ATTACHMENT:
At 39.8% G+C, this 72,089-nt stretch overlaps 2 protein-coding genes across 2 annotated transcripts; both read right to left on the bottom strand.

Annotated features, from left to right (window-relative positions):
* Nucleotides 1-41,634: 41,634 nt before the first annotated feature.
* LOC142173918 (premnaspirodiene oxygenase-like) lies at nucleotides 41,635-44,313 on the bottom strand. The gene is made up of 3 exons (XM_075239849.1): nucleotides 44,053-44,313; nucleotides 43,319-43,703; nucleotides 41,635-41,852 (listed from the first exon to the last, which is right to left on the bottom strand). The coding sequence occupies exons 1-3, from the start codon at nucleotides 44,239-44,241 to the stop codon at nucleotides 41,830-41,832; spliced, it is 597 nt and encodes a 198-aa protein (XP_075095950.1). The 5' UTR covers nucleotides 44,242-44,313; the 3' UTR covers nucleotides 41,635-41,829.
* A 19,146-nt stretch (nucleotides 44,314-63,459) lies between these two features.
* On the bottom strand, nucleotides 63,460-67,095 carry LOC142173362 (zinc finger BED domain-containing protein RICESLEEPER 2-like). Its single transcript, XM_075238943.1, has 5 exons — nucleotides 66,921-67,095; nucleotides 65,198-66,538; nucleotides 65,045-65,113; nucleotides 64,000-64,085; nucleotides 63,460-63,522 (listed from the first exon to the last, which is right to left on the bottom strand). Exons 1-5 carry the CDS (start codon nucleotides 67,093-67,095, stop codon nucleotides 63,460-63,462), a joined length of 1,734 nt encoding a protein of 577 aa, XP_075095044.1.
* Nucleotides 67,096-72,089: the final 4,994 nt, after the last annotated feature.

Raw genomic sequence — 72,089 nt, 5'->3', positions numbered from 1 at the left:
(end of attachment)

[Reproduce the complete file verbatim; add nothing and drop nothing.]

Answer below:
At 39.8% G+C, this 72,089-nt stretch overlaps 2 protein-coding genes across 2 annotated transcripts; both read right to left on the bottom strand.

Annotated features, from left to right (window-relative positions):
* Nucleotides 1-41,634: 41,634 nt before the first annotated feature.
* LOC142173918 (premnaspirodiene oxygenase-like) lies at nucleotides 41,635-44,313 on the bottom strand. The gene is made up of 3 exons (XM_075239849.1): nucleotides 44,053-44,313; nucleotides 43,319-43,703; nucleotides 41,635-41,852 (listed from the first exon to the last, which is right to left on the bottom strand). The coding sequence occupies exons 1-3, from the start codon at nucleotides 44,239-44,241 to the stop codon at nucleotides 41,830-41,832; spliced, it is 597 nt and encodes a 198-aa protein (XP_075095950.1). The 5' UTR covers nucleotides 44,242-44,313; the 3' UTR covers nucleotides 41,635-41,829.
* A 19,146-nt stretch (nucleotides 44,314-63,459) lies between these two features.
* On the bottom strand, nucleotides 63,460-67,095 carry LOC142173362 (zinc finger BED domain-containing protein RICESLEEPER 2-like). Its single transcript, XM_075238943.1, has 5 exons — nucleotides 66,921-67,095; nucleotides 65,198-66,538; nucleotides 65,045-65,113; nucleotides 64,000-64,085; nucleotides 63,460-63,522 (listed from the first exon to the last, which is right to left on the bottom strand). Exons 1-5 carry the CDS (start codon nucleotides 67,093-67,095, stop codon nucleotides 63,460-63,462), a joined length of 1,734 nt encoding a protein of 577 aa, XP_075095044.1.
* Nucleotides 67,096-72,089: the final 4,994 nt, after the last annotated feature.

Raw genomic sequence — 72,089 nt, 5'->3', positions numbered from 1 at the left: